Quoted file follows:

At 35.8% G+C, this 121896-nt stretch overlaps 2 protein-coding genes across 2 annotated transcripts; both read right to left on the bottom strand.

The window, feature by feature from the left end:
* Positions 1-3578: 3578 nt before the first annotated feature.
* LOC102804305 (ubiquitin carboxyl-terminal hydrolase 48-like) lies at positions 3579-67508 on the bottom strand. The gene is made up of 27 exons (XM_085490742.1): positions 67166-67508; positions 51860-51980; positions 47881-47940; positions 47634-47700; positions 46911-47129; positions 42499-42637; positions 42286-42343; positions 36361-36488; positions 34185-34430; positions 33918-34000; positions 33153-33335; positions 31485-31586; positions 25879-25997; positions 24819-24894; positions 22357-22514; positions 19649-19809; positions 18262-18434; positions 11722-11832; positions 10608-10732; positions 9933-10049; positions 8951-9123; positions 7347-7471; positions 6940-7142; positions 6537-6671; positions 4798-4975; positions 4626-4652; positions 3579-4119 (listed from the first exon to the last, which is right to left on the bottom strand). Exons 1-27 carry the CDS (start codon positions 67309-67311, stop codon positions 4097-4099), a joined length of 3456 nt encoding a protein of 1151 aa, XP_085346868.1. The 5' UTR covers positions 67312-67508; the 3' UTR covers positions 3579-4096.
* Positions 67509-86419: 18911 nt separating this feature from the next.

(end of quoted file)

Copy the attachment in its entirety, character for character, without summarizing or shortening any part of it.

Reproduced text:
At 35.8% G+C, this 121896-nt stretch overlaps 2 protein-coding genes across 2 annotated transcripts; both read right to left on the bottom strand.

The window, feature by feature from the left end:
* Positions 1-3578: 3578 nt before the first annotated feature.
* LOC102804305 (ubiquitin carboxyl-terminal hydrolase 48-like) lies at positions 3579-67508 on the bottom strand. The gene is made up of 27 exons (XM_085490742.1): positions 67166-67508; positions 51860-51980; positions 47881-47940; positions 47634-47700; positions 46911-47129; positions 42499-42637; positions 42286-42343; positions 36361-36488; positions 34185-34430; positions 33918-34000; positions 33153-33335; positions 31485-31586; positions 25879-25997; positions 24819-24894; positions 22357-22514; positions 19649-19809; positions 18262-18434; positions 11722-11832; positions 10608-10732; positions 9933-10049; positions 8951-9123; positions 7347-7471; positions 6940-7142; positions 6537-6671; positions 4798-4975; positions 4626-4652; positions 3579-4119 (listed from the first exon to the last, which is right to left on the bottom strand). Exons 1-27 carry the CDS (start codon positions 67309-67311, stop codon positions 4097-4099), a joined length of 3456 nt encoding a protein of 1151 aa, XP_085346868.1. The 5' UTR covers positions 67312-67508; the 3' UTR covers positions 3579-4096.
* Positions 67509-86419: 18911 nt separating this feature from the next.